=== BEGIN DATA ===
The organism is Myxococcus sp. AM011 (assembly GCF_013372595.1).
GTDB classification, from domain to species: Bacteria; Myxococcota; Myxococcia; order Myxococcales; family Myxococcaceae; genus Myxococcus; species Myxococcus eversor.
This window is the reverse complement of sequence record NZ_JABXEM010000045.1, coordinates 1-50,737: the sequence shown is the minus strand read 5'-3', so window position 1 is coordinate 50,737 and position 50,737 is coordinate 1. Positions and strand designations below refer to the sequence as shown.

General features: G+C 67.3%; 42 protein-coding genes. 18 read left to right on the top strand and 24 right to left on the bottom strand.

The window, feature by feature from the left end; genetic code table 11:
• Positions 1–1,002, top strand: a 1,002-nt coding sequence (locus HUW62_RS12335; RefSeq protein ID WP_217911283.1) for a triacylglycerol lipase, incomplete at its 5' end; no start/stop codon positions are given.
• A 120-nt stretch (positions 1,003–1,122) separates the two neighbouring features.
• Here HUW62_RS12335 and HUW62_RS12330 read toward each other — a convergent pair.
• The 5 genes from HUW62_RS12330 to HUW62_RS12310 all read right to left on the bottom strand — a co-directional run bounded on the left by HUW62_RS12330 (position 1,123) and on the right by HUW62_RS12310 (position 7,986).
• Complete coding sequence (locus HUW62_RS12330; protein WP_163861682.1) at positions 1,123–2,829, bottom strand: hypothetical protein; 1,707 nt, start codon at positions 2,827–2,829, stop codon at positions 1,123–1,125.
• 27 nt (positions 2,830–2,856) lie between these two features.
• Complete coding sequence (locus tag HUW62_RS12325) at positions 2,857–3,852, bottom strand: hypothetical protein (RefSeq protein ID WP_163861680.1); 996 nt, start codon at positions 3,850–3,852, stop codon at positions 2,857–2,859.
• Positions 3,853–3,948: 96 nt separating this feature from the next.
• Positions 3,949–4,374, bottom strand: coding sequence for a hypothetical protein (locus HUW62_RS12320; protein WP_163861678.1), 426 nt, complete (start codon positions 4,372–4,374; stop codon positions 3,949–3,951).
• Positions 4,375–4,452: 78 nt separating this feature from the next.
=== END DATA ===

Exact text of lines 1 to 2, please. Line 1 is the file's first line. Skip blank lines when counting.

The organism is Myxococcus sp. AM011 (assembly GCF_013372595.1).
GTDB classification, from domain to species: Bacteria; Myxococcota; Myxococcia; order Myxococcales; family Myxococcaceae; genus Myxococcus; species Myxococcus eversor.